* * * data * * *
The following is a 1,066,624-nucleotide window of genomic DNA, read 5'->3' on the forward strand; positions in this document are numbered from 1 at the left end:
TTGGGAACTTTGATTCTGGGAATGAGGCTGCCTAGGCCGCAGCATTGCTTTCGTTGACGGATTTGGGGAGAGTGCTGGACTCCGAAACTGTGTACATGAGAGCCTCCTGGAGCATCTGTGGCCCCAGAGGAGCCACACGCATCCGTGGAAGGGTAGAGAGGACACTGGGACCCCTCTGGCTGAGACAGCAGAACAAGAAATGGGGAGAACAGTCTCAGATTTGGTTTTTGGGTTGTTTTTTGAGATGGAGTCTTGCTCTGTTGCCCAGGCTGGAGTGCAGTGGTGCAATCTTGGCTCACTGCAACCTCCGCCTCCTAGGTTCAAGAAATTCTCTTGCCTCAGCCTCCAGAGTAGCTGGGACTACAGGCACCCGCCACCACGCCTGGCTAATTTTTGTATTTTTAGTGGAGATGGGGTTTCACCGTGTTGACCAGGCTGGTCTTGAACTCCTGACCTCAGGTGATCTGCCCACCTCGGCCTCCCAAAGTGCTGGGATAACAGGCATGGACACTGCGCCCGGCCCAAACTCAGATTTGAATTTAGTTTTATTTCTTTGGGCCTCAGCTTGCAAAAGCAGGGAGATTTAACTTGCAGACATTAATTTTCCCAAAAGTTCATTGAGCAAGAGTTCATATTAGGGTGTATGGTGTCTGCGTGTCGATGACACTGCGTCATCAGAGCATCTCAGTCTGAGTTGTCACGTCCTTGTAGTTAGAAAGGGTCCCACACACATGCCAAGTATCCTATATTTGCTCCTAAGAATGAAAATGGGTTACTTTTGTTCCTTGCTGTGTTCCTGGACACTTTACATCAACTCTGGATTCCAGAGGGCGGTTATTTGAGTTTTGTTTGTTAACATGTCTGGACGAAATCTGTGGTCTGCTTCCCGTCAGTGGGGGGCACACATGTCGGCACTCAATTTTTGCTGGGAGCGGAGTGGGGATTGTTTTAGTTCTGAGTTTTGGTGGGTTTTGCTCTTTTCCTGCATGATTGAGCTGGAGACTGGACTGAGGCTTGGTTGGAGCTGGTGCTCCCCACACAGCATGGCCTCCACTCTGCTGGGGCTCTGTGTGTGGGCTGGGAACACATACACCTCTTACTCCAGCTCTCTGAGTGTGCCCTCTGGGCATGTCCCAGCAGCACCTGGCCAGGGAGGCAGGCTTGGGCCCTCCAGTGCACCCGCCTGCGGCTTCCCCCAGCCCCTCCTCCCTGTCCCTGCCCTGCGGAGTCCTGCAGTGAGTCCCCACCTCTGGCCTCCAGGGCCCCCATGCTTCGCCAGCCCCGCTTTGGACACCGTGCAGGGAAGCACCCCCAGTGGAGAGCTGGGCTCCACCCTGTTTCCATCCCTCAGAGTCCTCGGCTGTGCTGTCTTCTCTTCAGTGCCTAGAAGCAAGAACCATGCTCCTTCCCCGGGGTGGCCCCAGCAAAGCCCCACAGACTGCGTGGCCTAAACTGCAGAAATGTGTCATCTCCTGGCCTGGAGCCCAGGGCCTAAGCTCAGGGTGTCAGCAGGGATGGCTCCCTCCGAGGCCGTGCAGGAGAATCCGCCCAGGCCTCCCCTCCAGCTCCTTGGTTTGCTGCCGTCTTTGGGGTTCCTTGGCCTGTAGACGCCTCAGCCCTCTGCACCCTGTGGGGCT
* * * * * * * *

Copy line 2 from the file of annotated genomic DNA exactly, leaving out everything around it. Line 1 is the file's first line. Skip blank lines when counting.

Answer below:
TTGGGAACTTTGATTCTGGGAATGAGGCTGCCTAGGCCGCAGCATTGCTTTCGTTGACGGATTTGGGGAGAGTGCTGGACTCCGAAACTGTGTACATGAGAGCCTCCTGGAGCATCTGTGGCCCCAGAGGAGCCACACGCATCCGTGGAAGGGTAGAGAGGACACTGGGACCCCTCTGGCTGAGACAGCAGAACAAGAAATGGGGAGAACAGTCTCAGATTTGGTTTTTGGGTTGTTTTTTGAGATGGAGTCTTGCTCTGTTGCCCAGGCTGGAGTGCAGTGGTGCAATCTTGGCTCACTGCAACCTCCGCCTCCTAGGTTCAAGAAATTCTCTTGCCTCAGCCTCCAGAGTAGCTGGGACTACAGGCACCCGCCACCACGCCTGGCTAATTTTTGTATTTTTAGTGGAGATGGGGTTTCACCGTGTTGACCAGGCTGGTCTTGAACTCCTGACCTCAGGTGATCTGCCCACCTCGGCCTCCCAAAGTGCTGGGATAACAGGCATGGACACTGCGCCCGGCCCAAACTCAGATTTGAATTTAGTTTTATTTCTTTGGGCCTCAGCTTGCAAAAGCAGGGAGATTTAACTTGCAGACATTAATTTTCCCAAAAGTTCATTGAGCAAGAGTTCATATTAGGGTGTATGGTGTCTGCGTGTCGATGACACTGCGTCATCAGAGCATCTCAGTCTGAGTTGTCACGTCCTTGTAGTTAGAAAGGGTCCCACACACATGCCAAGTATCCTATATTTGCTCCTAAGAATGAAAATGGGTTACTTTTGTTCCTTGCTGTGTTCCTGGACACTTTACATCAACTCTGGATTCCAGAGGGCGGTTATTTGAGTTTTGTTTGTTAACATGTCTGGACGAAATCTGTGGTCTGCTTCCCGTCAGTGGGGGGCACACATGTCGGCACTCAATTTTTGCTGGGAGCGGAGTGGGGATTGTTTTAGTTCTGAGTTTTGGTGGGTTTTGCTCTTTTCCTGCATGATTGAGCTGGAGACTGGACTGAGGCTTGGTTGGAGCTGGTGCTCCCCACACAGCATGGCCTCCACTCTGCTGGGGCTCTGTGTGTGGGCTGGGAACACATACACCTCTTACTCCAGCTCTCTGAGTGTGCCCTCTGGGCATGTCCCAGCAGCACCTGGCCAGGGAGGCAGGCTTGGGCCCTCCAGTGCACCCGCCTGCGGCTTCCCCCAGCCCCTCCTCCCTGTCCCTGCCCTGCGGAGTCCTGCAGTGAGTCCCCACCTCTGGCCTCCAGGGCCCCCATGCTTCGCCAGCCCCGCTTTGGACACCGTGCAGGGAAGCACCCCCAGTGGAGAGCTGGGCTCCACCCTGTTTCCATCCCTCAGAGTCCTCGGCTGTGCTGTCTTCTCTTCAGTGCCTAGAAGCAAGAACCATGCTCCTTCCCCGGGGTGGCCCCAGCAAAGCCCCACAGACTGCGTGGCCTAAACTGCAGAAATGTGTCATCTCCTGGCCTGGAGCCCAGGGCCTAAGCTCAGGGTGTCAGCAGGGATGGCTCCCTCCGAGGCCGTGCAGGAGAATCCGCCCAGGCCTCCCCTCCAGCTCCTTGGTTTGCTGCCGTCTTTGGGGTTCCTTGGCCTGTAGACGCCTCAGCCCTCTGCACCCTGTGGGGCT